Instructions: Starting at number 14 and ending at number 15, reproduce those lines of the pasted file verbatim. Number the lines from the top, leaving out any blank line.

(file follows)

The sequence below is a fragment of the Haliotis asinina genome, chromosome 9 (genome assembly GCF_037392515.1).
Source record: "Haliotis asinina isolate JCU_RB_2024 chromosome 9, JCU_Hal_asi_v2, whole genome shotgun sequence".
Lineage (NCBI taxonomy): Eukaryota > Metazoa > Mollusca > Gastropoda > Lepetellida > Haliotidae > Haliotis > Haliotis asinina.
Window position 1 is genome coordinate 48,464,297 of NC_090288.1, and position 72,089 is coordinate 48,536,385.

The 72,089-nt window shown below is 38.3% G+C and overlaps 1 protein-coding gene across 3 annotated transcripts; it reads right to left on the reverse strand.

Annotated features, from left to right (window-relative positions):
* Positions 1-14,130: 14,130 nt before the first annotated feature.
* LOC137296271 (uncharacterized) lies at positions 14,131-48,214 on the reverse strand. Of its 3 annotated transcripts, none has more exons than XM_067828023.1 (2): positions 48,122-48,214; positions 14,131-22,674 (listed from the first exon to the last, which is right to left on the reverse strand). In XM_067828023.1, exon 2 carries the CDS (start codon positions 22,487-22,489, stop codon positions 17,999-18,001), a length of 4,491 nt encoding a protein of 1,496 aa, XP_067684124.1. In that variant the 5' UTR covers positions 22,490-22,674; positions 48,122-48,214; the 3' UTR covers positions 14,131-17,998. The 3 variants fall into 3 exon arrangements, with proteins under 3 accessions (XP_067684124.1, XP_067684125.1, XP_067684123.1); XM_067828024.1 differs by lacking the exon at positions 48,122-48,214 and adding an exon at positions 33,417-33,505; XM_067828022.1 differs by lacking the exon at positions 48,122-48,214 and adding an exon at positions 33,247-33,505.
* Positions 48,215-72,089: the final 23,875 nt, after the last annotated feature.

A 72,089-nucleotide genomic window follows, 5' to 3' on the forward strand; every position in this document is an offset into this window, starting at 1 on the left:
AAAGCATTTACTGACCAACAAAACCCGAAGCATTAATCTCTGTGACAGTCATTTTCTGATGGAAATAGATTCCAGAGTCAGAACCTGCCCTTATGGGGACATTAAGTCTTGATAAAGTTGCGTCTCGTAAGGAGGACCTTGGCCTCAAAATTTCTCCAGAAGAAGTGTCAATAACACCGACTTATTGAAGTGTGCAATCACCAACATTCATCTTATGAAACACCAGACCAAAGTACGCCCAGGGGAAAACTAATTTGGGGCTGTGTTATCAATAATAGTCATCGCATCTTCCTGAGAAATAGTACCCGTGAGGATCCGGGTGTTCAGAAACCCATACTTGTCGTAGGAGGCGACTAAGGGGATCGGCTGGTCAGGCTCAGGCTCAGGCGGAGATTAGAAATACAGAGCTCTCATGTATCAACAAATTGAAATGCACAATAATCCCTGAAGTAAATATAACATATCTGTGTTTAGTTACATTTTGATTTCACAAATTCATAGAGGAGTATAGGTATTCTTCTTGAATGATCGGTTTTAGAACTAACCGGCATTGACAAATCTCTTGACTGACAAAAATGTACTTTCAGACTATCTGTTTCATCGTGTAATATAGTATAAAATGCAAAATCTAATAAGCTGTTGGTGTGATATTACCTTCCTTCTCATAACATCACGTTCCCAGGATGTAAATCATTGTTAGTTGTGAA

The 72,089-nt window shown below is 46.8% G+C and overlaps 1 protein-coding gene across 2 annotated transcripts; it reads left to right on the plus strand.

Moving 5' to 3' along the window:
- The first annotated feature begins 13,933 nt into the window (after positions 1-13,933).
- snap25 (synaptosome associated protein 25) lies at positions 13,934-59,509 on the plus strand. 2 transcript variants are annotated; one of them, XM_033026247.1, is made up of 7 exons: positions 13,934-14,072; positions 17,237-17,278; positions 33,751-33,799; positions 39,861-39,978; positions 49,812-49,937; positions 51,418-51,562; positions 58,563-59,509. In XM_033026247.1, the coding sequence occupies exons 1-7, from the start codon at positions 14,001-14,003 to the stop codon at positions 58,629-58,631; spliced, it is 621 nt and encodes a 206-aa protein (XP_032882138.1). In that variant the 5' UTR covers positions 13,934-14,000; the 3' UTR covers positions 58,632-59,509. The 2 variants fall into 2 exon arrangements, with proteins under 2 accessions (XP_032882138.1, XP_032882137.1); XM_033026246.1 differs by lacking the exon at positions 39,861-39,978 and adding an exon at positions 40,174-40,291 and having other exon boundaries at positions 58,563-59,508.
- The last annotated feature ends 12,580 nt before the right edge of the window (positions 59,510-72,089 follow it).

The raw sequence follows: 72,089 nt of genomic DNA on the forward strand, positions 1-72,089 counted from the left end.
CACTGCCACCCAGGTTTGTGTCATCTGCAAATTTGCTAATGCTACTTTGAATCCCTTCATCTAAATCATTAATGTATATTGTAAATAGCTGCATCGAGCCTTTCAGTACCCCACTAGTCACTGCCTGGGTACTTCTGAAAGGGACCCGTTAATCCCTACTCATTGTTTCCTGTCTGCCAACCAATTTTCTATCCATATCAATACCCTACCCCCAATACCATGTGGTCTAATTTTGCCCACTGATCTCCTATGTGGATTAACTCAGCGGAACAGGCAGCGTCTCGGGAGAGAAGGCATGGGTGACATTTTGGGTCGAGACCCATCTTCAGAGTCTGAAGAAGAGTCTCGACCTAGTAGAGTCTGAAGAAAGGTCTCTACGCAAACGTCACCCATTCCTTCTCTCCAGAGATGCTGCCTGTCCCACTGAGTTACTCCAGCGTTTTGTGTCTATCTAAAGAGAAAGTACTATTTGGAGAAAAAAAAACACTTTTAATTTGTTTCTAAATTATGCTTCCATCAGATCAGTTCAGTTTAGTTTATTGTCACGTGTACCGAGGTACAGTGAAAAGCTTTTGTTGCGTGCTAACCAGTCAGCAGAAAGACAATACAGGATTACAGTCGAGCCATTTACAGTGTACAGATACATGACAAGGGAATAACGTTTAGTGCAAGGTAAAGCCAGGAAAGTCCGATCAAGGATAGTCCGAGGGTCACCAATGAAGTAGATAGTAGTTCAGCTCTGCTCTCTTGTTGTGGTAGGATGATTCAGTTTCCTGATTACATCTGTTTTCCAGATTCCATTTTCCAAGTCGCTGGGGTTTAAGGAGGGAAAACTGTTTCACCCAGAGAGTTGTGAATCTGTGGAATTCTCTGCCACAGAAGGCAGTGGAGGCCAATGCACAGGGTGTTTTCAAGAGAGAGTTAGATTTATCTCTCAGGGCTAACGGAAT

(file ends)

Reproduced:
- The first annotated feature begins 13,933 nt into the window (after positions 1-13,933).
- snap25 (synaptosome associated protein 25) lies at positions 13,934-59,509 on the plus strand. 2 transcript variants are annotated; one of them, XM_033026247.1, is made up of 7 exons: positions 13,934-14,072; positions 17,237-17,278; positions 33,751-33,799; positions 39,861-39,978; positions 49,812-49,937; positions 51,418-51,562; positions 58,563-59,509. In XM_033026247.1, the coding sequence occupies exons 1-7, from the start codon at positions 14,001-14,003 to the stop codon at positions 58,629-58,631; spliced, it is 621 nt and encodes a 206-aa protein (XP_032882138.1). In that variant the 5' UTR covers positions 13,934-14,000; the 3' UTR covers positions 58,632-59,509. The 2 variants fall into 2 exon arrangements, with proteins under 2 accessions (XP_032882138.1, XP_032882137.1); XM_033026246.1 differs by lacking the exon at positions 39,861-39,978 and adding an exon at positions 40,174-40,291 and having other exon boundaries at positions 58,563-59,508.